Adams Papers
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From John Adams to Benjamin Rush, 28 December 1807

Quincy Decr. 28, 1807

My dear Philosopher and Friend

I thank you for your printed lecture on the humanity Economy and other virtues, which require of us, more attention to our domestick animals, and especially to their diseases. We see our horses, horned cattle, sheep, swine and other species, as well as our cats and dogs, sick or wounded and no body knows what to do with them or for them, so that a broken bone or a fit of sickness is almost certain death. The animal Economy in all of them is in general, I suppose nearly the same in them as in us, and the Sciences of anatomy and medicine might be studied in the same manner in their cases and in ours.

The clamour of your city is too late. Pennsylvania may thank herself for the evil she feels. She has not only established the permanent residence of Congress at Washington, but she has established a perpetuity of absolute Power at the Southward of Potomack, under which, however she may complain she must suffer. The union is not a palace of ice, nor a Castle of glass. There must be an intense heat to melt it, and very hard blows to break it. One war will not dissolve it, Deep and strong are its roots in the judgments and hearts of the people. A dozen Hamiltons & Burrs will be killed in duels or hanged, before the union will be broken. Washington beleived, bona fide the Federal City would be the Nexus utriusque Mundi, and bind together not only the Northern and Southern States, but the Transalleganians with the Atlantic states. How far his interests and the consideration of the rise in the value of his lands might influence him in the formation of this opinion, I leave to the Searcher of all hearts. My Judgment was in favour of an unshackled residence at Philadelphia; and I consequently voted against every project of a permanent residence and a federal City, till mr. Robert Morris deserted me, and left me in a minority or rather made a majority in Senate, and left me without a vote.

“Great abilities” “extraordinary abilities,” “Great talents,” “Brilliant talents” []Splendid talents,” “extraordinary man,” “The most extraordinary man that this or any other age has produced,” “acute and elegant mind,” “able and eminent man,” “overwhelming eloquence” &c &c &c are the modest epithets, which become the common place expressions concerning every Virginian from Patrick Henry and R. H. Lee down to J. Randolph and Mr. Munroe. Huzza for Virginia!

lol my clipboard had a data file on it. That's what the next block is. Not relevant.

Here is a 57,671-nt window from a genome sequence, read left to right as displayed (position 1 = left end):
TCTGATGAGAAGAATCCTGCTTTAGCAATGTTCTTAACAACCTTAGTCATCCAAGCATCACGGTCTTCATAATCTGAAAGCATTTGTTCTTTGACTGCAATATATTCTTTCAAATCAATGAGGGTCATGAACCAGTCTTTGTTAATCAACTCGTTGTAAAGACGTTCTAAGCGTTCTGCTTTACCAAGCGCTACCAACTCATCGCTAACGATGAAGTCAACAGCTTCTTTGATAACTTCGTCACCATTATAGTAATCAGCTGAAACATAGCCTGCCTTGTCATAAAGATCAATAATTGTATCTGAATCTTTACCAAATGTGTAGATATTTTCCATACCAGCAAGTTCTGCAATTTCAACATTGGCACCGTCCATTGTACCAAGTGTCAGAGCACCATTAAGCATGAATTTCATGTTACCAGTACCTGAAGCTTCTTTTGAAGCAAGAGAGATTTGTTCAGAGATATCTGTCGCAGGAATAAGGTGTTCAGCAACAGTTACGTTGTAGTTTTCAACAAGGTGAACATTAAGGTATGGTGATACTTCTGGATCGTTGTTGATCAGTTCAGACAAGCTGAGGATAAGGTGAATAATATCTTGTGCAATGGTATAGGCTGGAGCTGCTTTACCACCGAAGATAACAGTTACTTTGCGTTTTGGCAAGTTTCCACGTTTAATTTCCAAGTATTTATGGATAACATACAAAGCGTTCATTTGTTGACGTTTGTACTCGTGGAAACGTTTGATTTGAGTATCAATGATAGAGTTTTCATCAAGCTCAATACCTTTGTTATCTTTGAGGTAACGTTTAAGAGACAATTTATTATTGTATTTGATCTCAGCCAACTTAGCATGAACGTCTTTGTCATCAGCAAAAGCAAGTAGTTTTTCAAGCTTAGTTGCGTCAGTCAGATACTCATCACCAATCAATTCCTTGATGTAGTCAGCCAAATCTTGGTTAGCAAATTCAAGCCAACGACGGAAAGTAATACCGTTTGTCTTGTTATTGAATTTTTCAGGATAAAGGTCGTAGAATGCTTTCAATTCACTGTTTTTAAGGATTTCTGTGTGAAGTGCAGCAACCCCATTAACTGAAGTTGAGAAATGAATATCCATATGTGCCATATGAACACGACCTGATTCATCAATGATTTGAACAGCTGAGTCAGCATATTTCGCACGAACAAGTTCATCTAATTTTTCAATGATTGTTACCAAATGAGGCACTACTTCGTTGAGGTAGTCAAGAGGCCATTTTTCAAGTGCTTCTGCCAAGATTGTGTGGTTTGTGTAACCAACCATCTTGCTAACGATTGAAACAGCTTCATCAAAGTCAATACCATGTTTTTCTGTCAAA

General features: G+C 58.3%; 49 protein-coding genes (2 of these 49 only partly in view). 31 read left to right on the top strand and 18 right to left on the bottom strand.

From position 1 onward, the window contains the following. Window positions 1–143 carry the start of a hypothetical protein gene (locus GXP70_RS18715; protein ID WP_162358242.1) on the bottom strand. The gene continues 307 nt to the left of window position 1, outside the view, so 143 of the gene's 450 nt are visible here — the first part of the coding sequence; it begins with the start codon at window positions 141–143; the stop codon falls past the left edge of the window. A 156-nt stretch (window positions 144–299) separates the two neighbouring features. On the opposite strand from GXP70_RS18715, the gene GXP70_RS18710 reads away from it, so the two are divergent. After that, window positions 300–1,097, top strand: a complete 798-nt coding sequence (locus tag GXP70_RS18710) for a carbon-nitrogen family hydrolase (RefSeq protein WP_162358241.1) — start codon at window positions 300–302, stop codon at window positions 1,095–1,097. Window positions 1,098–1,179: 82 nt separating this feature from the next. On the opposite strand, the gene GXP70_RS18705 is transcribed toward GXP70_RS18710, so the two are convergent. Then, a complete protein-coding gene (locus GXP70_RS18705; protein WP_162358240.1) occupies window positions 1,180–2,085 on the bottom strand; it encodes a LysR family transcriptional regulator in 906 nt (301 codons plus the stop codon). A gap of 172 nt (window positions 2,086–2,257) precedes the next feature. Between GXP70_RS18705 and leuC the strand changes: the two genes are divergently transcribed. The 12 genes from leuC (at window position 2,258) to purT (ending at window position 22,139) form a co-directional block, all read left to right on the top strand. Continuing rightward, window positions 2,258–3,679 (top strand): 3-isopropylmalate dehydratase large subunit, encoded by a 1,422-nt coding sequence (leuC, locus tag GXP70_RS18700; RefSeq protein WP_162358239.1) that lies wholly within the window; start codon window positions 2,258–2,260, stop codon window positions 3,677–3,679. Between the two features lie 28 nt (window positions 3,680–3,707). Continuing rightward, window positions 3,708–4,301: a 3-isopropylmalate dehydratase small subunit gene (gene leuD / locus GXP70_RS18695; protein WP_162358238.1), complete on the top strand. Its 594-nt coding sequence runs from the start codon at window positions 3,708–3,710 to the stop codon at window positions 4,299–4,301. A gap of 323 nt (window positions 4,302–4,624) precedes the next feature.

Knowing as I did the humanity, delicacy and piety of your sentiments on the Subject of duels; I felt so much distress for you and your family that I could not write you, for fear of renewing your grief. I rejoice with you in the alleviations of it, you have received. Your Son was remarked, when he was in Boston, for his manly discretion among his brother officers, Instances of which were repeated to me, by a gentleman who was once present, and observed it with pleasure, The custom is too much considered as a law, especially in the Army and Navy. It is certainly a remnant of a barbarous superstition, but whether the world will ever be rid of it, I know not.

The resemblance you remark between the arguments in 1774 and 1775, and this time really exists. Who will argue, and what will be the arguments in favour of the Sovereign of the World to apply to Napoleon, the Epithet which Dryden applies to Alexander in his Feast? The Dutch once declared war against England, France, and Spain all at once, and fought them all with great intrepidity. Shall we follow their example? fight them all with 240 Gunboats?

I wish you would cure our Rulers of the Hydrophobia! Yet, if they should get well of it now, it seems to be almost too late. I suppose they have thought with Gen. Lee that Prudence was a rascally virtue. I wish their inattention and want of foresight may not expoze them to Capture and imprisonment by the enemy, as his did him. If ever a nation was guilty of imprudence, ours has been so in making a naval force and maritime preparations unpopular. But any thing, no matter what, to turn J. A. out, and come under the Dominion of Virginia. Huzza again for Virigina! Hail Massachusetts, New York, and Pennsylvania! Sacrifice, loyally your Commerce and clank your chains in harmonious concert with Virginia! She tells you that commerce produces money, money luxury; and all three are incompatible with republicanism! Virtuous, simple frugal Virginia hates money, and wants it only for Napoleon, who desires it only to establish freedom through the world!

My friend the times are too serious. Instead of the most enlightened people, I fear we Americans shall soon have the character of the silliest people under Heaven.

J. A.

MHi: Adams Family Papers, Letterbooks.

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